Friday, November 23, 2012

Primitive twig

My favorite thing I saw Sugarloaf craft fair at Montgomery County Fairgrounds last Saturday were these figures by Primitive Twig. Their website didn't really represent the stuff I saw, so I lifted this photo from a google search:

I don't know that I'd want one in my home, but I was entranced.

geometric silver rings

The Artsilver booth at the Sugarloaf craft fair at Montgomery County Fairgrounds (last Saturday) had tons of rings and other jewelry. There was a lot of stuff that wasn't my taste, but I really like the overall sensibility. They have a bunch of rings that can be split in two and flipped, changing the shape.

fine-line printed shirts

I saw these at the Sugarloaf craft fair at Montgomery County Fairgrounds last Saturday. The print designs are really nice. The fabric is soft. It's not as extremely thin as some, but it's still thinner that I would wear without wearing a second shirt under it.

Sunday, August 05, 2012

Olympic photography

I was struck by this photo of Olympic show jumping by Alex Livesey. It turns out he's taken quite a few striking pictures of horses, including some skikjoring:

Some other excellent professional photos from the Olympics are being taken with an iPhone.

Sunday, July 29, 2012

Olympic fashion - south korea vs norway

I love the fun hats on the female South Korean archers, and the rest of the shooting ladies aren't doing too bad in the fashion department. I'm not sure they're in the same league with the Norweigan curling guys of Vancouver 2010 though.

Sunday, April 29, 2012

NIH plays Peck and Bartok

The NIH Philharmonia performed two Concerti for Orchestra by modern composers last night. There was lots to intrigue me: one of my doctors was performing in the orchestra, the distribution of the age of performers (mostly 50+, next largest group was <30), the way my friend and I started itching like mad around the same time, wondering whether performers worry about the effect of peckzicatto on their instruments and the entertaining Nancia D'Alimonte's introductions to the pieces. She was riveting -- she would be a great host for a TV series about classical music. I was curious to what extent she scripted her introductions, because they were very well crafted, and when she lost her place, she seemed to pick up a precise thread, not a fuzzy one. Although they were certainly carefully planned,  the wooden quality nearly always found in scripted speech was absent, making me think they might not be completely scripted.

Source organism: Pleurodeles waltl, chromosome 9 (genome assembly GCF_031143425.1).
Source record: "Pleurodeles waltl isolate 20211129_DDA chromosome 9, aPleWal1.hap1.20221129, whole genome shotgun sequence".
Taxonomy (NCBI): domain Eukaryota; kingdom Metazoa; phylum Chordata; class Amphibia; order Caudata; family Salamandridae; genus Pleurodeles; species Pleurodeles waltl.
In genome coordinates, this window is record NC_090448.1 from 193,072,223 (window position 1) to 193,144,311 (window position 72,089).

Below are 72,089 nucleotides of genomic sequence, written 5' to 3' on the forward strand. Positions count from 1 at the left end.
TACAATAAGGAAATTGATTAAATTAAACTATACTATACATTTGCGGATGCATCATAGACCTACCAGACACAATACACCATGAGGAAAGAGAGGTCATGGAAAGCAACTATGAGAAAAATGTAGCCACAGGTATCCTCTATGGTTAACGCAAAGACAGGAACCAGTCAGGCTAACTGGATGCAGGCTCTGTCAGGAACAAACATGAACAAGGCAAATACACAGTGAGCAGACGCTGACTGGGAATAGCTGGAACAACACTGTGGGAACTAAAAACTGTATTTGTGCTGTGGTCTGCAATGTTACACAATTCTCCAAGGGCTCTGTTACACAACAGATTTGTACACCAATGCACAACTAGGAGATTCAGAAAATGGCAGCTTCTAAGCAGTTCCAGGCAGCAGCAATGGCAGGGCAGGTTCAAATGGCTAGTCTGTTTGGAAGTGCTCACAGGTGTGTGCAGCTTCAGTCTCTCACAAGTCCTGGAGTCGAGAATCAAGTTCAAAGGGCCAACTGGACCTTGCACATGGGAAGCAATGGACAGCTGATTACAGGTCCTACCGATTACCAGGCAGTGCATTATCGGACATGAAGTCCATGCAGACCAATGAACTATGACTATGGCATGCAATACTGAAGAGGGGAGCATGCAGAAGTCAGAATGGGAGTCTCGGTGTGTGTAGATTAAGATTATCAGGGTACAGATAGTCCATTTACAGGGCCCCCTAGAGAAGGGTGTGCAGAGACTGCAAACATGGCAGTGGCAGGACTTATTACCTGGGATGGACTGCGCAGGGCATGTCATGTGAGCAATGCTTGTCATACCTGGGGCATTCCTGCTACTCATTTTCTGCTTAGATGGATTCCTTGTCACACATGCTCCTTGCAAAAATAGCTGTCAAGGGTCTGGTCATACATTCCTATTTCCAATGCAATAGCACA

The first piece was Mozart Escapes the Museum (Peck), and the final piece was Bartok's unnamed Concerto for Orchestra. I enjoyed it and Signs of Life II much less than the first Peck piece, but that may have been due to the itchiness rather than the music. I'd hate to think I'm unable to appreciate the work of someone with the hair in this picture. 

Sunday, January 15, 2012

More strange birds

The eastern rivers of Virginia are apparently a gathering place for funny-headed birds. After yesterday's kingfishers, today I saw two types of mergansers. The flock of 14 red-breasted mergansers dove for long times and distances. I only saw one pair of hooded mergansers, but they are even stranger looking to me. The bright white on the side of the male's head is quite striking, and the halo of brown on the female's is also intriguing.

The red-breasted merganser:

by Hilary Chambers via Flickr

The hooded merganser:

by Mr. T in DC via Flickr

Saturday, January 14, 2012

Slate breaks my brain

I caught earworms from Slate podcasts today.

Vulture capitalist - It's catchy. Having spent so much time hearing about venture capitalists in silly valley, I am particularly entertained. And, according to the first definition I could find (Investopedia), that's the genesis of the term. I wonder if its application to "agents of creative destruction" signals the breakdown of the support of conservative poor for the financial agenda of the conservative rich (i.e. if presidential candidate Rick Perry believes that breakdown is possible and wants to exploit it by criticizing Mit Romney of being an ally of the wealthy and not the poor).

Brainsicles - A brain on a stick, someone who is unaware or indifferent to their body.

Female belted kingfisher

I saw a belted kingfisher in the late afternoon today on the Chesapeake Bay. I didn't get a photo, but she was kind enough to stay in place for a while. Apparently only the females have the brown on the chest. The mohawk on the one I saw was pretty dramatic, and her head was black all over. Very cool. Photo by Len Blumin

Tuesday, January 10, 2012

Surprised by fowl longevity

Banding studies show that many species of ducks and geese live to be twenty years old.

Tuesday, January 03, 2012

When yarn attacks

That's aversion therapy, not advertising.

Sunday, January 01, 2012

Ill-timed bad news

Is 20 minutes after New Year the time you want to be telling your customers you're likely to decrease the quality of their service?